Sun 26 Jun, 2022 09:39 pm
I have been writing books about the old karate system I teach. I am nearly finished with Vol.2, up to nearly 500 pages now. I have recently been blessed with access to historical records in Chinese, previously unheard-of in Western society. A few expert translators assisted gratis.
One historical figure I was researching died under mysterious circumstances, and I wondered if others out there have some knowledge of this kind of condition. Here is the excerpt from his own Family Genealogy Book:
""Bai shan xiao wei xian" (Filial piety is the most important of all virtues). He and his wife were well-known as a loving couple, and he was a devoted filial son to his mother. At that time, he suffered an outbreak of malignant sores, due to stimulation from a contradictory conflict between an old woman and his daughter-in-law. He who was master of pen and sword and a great hero of the generation with integrity of virtue, died tragically young. He was 48 years old."
The gentleman in question was a very strong-willed man, highly educated, and not prone to nervous tension or fearful reactions to any situation. Both he and his wife were highly-skilled kungfu experts and he especially was considered a medical genius of his time (b. 1886, d. 1934). He was the founder of a college and of various cultural societies, the principal of a middle school, and both he and his wife were famous philanthropists.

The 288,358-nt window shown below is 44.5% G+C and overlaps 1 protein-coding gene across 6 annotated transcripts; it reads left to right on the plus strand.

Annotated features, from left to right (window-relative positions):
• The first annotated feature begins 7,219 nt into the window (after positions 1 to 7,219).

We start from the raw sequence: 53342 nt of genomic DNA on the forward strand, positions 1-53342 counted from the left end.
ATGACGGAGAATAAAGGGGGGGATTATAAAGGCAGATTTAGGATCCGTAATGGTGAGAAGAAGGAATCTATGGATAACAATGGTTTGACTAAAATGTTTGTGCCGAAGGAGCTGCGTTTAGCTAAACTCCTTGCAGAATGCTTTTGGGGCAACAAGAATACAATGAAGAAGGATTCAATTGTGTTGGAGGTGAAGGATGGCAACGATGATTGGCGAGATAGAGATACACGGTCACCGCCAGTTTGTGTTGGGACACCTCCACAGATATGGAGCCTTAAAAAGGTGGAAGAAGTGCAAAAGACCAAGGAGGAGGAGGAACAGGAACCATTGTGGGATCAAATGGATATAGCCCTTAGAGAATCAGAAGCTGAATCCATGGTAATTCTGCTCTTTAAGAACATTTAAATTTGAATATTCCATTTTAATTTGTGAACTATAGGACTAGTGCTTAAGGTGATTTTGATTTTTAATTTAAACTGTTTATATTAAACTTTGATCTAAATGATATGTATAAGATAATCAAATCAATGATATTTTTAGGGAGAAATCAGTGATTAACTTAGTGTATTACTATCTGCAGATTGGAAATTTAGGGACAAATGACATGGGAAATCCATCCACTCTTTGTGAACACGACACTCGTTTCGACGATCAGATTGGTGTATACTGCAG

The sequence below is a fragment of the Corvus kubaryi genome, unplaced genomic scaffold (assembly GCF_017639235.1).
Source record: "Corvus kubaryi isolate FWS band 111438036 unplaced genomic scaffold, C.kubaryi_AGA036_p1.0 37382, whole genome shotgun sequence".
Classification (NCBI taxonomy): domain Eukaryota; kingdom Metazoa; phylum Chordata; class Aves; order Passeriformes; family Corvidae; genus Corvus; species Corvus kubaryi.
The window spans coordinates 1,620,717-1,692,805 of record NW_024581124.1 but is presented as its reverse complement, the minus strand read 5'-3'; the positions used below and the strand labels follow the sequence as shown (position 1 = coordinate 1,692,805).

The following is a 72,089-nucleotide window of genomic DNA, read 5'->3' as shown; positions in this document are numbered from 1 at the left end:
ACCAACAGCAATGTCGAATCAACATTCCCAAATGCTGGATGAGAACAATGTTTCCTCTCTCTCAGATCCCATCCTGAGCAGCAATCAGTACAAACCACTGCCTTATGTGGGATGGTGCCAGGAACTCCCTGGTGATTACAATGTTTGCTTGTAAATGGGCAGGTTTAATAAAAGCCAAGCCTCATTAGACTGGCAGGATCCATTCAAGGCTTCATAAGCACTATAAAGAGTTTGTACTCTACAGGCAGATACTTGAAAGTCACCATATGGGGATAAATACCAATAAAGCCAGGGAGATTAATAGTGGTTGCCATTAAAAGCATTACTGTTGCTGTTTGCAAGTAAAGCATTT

At this time I am waiting on further information, but I believe the "old woman" who had a hatred of, or some sort of severe argument with, the daughter-in-law (possibly the wife of a favorite son?) was probably his mother.
Can someone so strongly balanced and so mentally disciplined feel such devotion to his mother that such a disagreement can cause a nervous reaction leading to a physical outbreak of sores and eventual death?
Has anyone reading this heard of this sort of thing, and is there a name for such a condition?
I understand about psychosomatic disorders, but this is a little extreme. Especially considering the victim and his wife were both medically trained.
Smallpox was rampant in 19th century China, elsewhere too.
The 'well-trained, disciplined, mind' Can affect many bodily intrusions, but Not All.
Have a Lovely Day.
Actually the best lead I've heard yet. I did some research on it and found that in 1934 there was in fact a smallpox epidemic in Fuzhou where the man lived. It seems likely that he contracted smallpox.
Smallpox was endemic in most of Asia from the 1800's through the middle 1900's.
Though he was a well-known physician and herbologist, he apparently did not receive variolation nor vaccination, and so was vulnerable to the disease and his condition was probably further complicated by severe mental and emotional stress brought about by ongoing severe arguments between his wife (not his daughter-in-law) and his mother.
Having a well-trained mind, good discipline, physical strength, and a good disposition is no shield against a virus.
Just conjecture, but it seems quite likely.